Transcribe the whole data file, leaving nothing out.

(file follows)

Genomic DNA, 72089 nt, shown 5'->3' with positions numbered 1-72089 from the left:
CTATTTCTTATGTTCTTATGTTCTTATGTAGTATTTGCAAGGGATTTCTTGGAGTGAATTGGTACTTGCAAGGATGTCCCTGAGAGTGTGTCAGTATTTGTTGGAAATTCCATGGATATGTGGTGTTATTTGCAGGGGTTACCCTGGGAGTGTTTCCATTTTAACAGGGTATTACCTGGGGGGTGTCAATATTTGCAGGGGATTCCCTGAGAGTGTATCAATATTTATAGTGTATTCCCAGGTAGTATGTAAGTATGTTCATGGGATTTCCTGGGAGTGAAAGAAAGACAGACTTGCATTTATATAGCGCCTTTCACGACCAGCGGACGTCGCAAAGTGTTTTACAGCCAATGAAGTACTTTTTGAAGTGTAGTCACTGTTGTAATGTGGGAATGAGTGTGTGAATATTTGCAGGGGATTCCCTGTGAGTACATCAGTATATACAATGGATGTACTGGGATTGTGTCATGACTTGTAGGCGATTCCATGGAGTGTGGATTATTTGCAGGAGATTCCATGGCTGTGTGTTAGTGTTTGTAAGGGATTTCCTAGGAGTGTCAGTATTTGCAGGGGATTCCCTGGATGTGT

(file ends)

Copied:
Genomic DNA, 72089 nt, shown 5'->3' with positions numbered 1-72089 from the left:
CTATTTCTTATGTTCTTATGTTCTTATGTAGTATTTGCAAGGGATTTCTTGGAGTGAATTGGTACTTGCAAGGATGTCCCTGAGAGTGTGTCAGTATTTGTTGGAAATTCCATGGATATGTGGTGTTATTTGCAGGGGTTACCCTGGGAGTGTTTCCATTTTAACAGGGTATTACCTGGGGGGTGTCAATATTTGCAGGGGATTCCCTGAGAGTGTATCAATATTTATAGTGTATTCCCAGGTAGTATGTAAGTATGTTCATGGGATTTCCTGGGAGTGAAAGAAAGACAGACTTGCATTTATATAGCGCCTTTCACGACCAGCGGACGTCGCAAAGTGTTTTACAGCCAATGAAGTACTTTTTGAAGTGTAGTCACTGTTGTAATGTGGGAATGAGTGTGTGAATATTTGCAGGGGATTCCCTGTGAGTACATCAGTATATACAATGGATGTACTGGGATTGTGTCATGACTTGTAGGCGATTCCATGGAGTGTGGATTATTTGCAGGAGATTCCATGGCTGTGTGTTAGTGTTTGTAAGGGATTTCCTAGGAGTGTCAGTATTTGCAGGGGATTCCCTGGATGTGT